You've gotten advice on how to repair it, I'll give you some advice on how to avoid some of it.
Instead of blowing out all of the block, you could have removed the front face of just one course of block for the horizontal run. Running a diamond bladed circular saw or cutoff saw horizontally would control the depth fo the cut when you start breaking out the pieces. One course height would allow you to have the two horizontal runs and allow for your pitch, and to use bricks, cut block or 4" block as the infill.
Reminder: Ask the question before doing the work. That way someone might be able to save you some time and money. After-the-fact solutions always cost more and take longer.
R
=============================================================== RicodJour:
Thanks...but the problem is, things never ever happen as designed. I have found myself anticipated every twists and turns, made corrective actions and preventative measures.
In this case, the way it unfolds, the original drain pipe was there - cast iron pipes, but was six inches higher. My wife says she wants a 10" deep sink, and a garbage disposal. I said yes mamm. I did the measurements and there is no way the original drain stub out being 20" off the floor will accomodate a 10" sink and a garbage disposal. So I have to lower the drain by about 6 inches. This means to make a run across to expose the vent stack about 5 feet away, chip all around the pipe as it was encased in solid concrete, cut the pipe. Then I ripped out another run lower to run the new PVC pipes put in the WYEs and the cleanout.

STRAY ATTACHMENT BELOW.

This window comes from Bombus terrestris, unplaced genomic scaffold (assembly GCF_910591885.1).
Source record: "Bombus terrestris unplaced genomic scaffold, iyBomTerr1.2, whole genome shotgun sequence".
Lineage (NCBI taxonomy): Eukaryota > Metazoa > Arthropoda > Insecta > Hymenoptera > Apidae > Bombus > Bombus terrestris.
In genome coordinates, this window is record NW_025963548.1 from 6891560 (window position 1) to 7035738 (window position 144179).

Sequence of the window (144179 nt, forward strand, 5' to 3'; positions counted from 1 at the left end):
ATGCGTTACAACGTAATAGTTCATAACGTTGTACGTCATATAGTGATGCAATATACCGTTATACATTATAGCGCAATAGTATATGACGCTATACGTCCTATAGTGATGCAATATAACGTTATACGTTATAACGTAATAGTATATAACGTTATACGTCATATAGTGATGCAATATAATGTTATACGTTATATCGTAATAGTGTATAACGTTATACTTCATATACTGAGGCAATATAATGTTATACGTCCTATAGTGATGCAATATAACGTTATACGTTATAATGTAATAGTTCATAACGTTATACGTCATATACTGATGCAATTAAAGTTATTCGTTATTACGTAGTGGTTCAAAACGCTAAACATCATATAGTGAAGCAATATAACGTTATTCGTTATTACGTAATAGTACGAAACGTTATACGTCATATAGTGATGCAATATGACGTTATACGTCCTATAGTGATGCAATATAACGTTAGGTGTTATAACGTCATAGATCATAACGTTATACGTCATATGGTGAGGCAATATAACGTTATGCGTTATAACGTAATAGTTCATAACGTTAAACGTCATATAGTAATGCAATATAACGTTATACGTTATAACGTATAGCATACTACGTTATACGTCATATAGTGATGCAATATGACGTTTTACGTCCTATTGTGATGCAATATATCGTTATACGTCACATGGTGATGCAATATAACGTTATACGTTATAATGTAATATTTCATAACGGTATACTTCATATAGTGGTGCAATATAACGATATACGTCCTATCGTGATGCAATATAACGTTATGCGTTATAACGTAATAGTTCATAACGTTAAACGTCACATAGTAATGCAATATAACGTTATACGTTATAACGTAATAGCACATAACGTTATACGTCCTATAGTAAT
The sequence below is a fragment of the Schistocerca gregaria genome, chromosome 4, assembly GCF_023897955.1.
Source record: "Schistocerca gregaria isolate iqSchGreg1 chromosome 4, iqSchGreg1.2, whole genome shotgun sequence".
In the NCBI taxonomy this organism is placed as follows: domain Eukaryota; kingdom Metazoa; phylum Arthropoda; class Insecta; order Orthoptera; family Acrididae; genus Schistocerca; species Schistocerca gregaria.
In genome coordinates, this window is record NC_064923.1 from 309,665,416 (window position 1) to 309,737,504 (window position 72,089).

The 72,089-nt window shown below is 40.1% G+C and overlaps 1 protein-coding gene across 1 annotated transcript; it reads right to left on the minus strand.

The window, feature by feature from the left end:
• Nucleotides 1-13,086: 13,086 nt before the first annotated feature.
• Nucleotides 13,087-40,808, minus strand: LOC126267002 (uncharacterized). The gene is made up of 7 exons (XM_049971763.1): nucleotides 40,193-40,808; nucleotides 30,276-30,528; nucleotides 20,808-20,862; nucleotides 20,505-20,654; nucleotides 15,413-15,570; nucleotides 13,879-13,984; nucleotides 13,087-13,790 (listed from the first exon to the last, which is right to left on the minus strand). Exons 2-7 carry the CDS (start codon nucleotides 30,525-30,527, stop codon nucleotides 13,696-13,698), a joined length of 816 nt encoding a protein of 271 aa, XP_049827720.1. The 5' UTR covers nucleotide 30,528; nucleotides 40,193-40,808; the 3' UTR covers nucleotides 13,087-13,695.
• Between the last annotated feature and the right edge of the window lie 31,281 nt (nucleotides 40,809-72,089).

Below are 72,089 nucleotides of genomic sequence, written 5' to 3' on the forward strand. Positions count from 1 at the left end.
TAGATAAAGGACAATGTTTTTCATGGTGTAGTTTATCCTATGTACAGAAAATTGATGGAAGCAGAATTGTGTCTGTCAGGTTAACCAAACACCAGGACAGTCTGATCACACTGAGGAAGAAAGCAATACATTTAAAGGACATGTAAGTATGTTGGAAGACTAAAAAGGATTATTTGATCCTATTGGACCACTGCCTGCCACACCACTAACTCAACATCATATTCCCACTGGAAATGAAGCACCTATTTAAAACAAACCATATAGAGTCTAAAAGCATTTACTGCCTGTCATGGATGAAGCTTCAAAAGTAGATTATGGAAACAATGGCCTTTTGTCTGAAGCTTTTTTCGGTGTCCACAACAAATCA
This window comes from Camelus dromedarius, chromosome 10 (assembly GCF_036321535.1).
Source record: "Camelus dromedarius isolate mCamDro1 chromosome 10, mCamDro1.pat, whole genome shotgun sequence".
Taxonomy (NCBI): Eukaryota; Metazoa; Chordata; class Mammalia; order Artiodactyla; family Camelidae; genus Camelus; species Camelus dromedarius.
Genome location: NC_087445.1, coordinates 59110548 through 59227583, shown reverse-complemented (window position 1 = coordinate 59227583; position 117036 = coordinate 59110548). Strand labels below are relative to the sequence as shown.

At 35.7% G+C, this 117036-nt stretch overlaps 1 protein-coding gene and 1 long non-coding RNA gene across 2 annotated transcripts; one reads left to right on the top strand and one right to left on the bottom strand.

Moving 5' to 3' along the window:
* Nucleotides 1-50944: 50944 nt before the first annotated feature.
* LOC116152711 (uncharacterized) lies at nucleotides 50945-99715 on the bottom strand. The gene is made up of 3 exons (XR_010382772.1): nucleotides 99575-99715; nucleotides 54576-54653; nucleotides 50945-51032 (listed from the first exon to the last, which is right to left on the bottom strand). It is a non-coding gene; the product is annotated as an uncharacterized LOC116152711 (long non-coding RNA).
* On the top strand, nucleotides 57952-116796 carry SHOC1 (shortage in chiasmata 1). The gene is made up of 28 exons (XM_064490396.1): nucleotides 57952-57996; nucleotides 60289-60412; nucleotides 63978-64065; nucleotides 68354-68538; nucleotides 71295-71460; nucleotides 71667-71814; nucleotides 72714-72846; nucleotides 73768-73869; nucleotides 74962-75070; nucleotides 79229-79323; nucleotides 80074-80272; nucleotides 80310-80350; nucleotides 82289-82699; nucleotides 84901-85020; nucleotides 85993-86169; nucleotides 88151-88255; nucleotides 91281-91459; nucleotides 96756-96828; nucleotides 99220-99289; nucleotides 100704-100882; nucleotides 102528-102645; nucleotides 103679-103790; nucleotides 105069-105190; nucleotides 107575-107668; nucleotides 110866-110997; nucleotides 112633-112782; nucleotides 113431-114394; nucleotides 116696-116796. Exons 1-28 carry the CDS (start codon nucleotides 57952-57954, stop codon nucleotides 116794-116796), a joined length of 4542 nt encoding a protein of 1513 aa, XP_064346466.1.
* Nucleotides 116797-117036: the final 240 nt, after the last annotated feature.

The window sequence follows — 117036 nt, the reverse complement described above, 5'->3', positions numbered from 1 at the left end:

The first and second run resulted in 3 rows of concrete blocks being busted partially. I took the extra time to chip out the half broken blocks and half dangled pieces to have a large clean rectangular area to patch.